A cleanser and exfoliator in one, Jurlique Radiant Skin Foaming Cleanser uses super-fine pumice to brighten the skin, with natural ingredients adding hydration and a boost of antioxidants.

For the body, Cowshed Dual Action Body Scrub is a fantastic choice, combining a host of other exfoliating ingredients, including peach kernel, with nourishing aloe vera.

3) AHA Exfoliators

Alpha hydroxy acids, or AHAs, represent one of the biggest groups of exfoliators. They work by exfoliating the uppermost layer of skin, revealing brighter, more radiant skin beneath. Found as both peels and leave-on treatments, different alpha hydroxy acids have slightly different properties, and can vary their effects depending on their concentration.

The three main types are glycolic, lactic and citric acids:

  1. Glycolic acid is the most popular AHA and is found naturally in sugar cane. It can improve the skin’s firmness, reduce pigmentation, improve texture and even improve hydration. There are a wide range of glycolic acid exfoliators, but one of our favourites is the Murad Rapid Resurfacing Peel Wipes. With 10% glycolic acid, this extra-strength exfoliating treatment can be used 2-3 times per week for best results.

Read more about glycolic acid.

2. Lactic acid is naturally found in milk, although it’s more common for a synthetic version to be used in skincare. Slightly less potent than glycolic acid, lactic acid is a great option for sensitive skin as it’s mild nature makes it less likely to cause a reaction.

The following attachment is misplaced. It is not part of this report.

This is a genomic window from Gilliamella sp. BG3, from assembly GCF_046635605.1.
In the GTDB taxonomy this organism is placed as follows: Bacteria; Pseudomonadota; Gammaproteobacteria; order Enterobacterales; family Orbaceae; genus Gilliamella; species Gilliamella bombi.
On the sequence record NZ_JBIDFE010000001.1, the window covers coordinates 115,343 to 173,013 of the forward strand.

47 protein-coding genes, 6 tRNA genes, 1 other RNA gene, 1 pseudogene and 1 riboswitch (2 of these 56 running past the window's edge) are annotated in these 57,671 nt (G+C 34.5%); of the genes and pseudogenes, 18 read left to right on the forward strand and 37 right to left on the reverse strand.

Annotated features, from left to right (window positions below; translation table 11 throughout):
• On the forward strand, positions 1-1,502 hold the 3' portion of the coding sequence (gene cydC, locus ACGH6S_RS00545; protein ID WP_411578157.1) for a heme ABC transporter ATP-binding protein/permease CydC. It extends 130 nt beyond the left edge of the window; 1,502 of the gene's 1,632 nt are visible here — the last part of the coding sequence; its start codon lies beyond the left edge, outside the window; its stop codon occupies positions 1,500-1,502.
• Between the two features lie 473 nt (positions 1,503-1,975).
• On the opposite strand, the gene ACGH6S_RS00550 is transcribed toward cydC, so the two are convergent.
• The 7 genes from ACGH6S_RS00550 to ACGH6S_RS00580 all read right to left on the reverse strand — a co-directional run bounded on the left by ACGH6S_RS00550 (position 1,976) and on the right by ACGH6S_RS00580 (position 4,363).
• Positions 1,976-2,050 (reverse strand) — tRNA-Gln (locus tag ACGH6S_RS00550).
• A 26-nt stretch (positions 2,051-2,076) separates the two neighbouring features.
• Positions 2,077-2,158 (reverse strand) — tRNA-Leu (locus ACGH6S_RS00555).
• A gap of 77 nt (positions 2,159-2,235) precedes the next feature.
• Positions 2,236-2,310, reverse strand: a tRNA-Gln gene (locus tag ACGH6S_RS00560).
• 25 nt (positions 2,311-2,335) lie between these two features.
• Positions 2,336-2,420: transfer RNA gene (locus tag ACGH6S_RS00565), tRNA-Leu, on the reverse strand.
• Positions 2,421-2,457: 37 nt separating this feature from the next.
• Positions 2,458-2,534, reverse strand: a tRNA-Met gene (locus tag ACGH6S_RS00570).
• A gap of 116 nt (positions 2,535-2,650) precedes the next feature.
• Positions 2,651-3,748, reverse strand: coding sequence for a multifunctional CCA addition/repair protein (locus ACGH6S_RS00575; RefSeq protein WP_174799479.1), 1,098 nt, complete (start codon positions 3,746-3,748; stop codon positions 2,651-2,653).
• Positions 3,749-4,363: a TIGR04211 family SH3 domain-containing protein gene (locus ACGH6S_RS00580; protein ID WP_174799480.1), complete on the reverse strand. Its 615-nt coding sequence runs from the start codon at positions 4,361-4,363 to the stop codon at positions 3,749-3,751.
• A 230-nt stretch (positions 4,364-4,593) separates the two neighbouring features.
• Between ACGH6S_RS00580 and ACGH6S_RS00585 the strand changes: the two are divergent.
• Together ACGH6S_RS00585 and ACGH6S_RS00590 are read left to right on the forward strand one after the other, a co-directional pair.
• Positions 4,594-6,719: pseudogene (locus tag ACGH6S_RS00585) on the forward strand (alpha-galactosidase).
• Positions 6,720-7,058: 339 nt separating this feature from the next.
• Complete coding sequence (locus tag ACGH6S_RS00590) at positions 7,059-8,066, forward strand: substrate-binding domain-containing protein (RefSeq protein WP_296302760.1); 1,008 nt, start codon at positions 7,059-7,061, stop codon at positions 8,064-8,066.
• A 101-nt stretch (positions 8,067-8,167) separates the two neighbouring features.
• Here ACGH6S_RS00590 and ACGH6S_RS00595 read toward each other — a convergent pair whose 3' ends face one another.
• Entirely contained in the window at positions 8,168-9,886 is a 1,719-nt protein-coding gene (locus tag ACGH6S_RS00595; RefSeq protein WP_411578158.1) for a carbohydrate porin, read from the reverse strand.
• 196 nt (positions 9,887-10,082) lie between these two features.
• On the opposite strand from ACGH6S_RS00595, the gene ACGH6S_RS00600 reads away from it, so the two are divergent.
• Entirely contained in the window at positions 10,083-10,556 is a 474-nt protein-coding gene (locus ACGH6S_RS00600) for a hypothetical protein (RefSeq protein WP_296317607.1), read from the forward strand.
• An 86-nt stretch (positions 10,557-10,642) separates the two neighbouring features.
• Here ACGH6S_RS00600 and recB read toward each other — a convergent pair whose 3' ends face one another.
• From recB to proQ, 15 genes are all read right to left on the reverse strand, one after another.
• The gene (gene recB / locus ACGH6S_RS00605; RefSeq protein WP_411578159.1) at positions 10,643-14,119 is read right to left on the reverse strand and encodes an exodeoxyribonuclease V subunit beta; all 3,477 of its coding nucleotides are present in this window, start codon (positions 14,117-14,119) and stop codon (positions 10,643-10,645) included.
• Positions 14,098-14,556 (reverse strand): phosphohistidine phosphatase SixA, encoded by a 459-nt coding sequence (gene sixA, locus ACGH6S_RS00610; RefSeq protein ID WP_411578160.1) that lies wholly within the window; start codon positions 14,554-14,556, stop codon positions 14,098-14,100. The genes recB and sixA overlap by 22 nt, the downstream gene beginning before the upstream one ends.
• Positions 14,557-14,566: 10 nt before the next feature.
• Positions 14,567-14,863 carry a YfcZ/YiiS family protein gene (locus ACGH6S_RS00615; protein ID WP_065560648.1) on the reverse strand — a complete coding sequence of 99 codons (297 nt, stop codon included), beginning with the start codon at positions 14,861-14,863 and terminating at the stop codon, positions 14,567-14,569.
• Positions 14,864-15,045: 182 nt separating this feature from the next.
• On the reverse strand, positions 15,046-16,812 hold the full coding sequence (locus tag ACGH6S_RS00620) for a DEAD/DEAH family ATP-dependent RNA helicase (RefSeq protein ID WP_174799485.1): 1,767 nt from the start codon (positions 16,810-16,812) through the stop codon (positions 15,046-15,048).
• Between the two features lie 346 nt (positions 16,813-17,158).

Many lactic acid exfoliators include other AHAs, but if you’re looking for a standalone product, try Elemis Dynamic Resurfacing Facial Wipes which use lactic acid and probiotics to improve the texture of the skin.

Read more about lactic acid.

3. Citric acid is another popular AHA which is found, unsurprisingly, in citrus fruits. While less effective than many other AHAs, it is often used in exfoliating cleansers. One in particular that we love is the REN Gentle Exfoliating Cleanser, which uses a combination of oils to cleanse and soothe.

4) BHA Exfoliators

If AHAs are the best all-rounder, BHA wins the title in the heavyweight category. Oil-soluble, beta hydroxy acids are able to penetrate deep into the pores, making them a great choice for those with oily or acne-prone skin. However, these same factors make BHAs unsuitable for dry or sensitive skin as they’re simply too harsh.

The main BHA which is used in skincare is salicylic acid.

Salicylic acid is a compound which was first derived from willow bark, another common ingredient in skincare. It is a powerful exfoliator, dissolving the debris which clogs pores and leads to acne. One of our favourite salicylic exfoliators is by French beauty titan Darphin. The Darphin Resurfacing Peel is a weekly treatment which can dramatically change the health and texture of your skin.

Read more about salicylic acid.


An Important Note On Exfoliators

No article that covers AHA and BHA exfoliants would be complete without mentioning how important sun protection is. Following exfoliation, your skin is particularly susceptible to sun damage, so it’s incredibly important to wear a high SPF sunscreen before stepping foot outside.

Enjoy your summer skin, safely.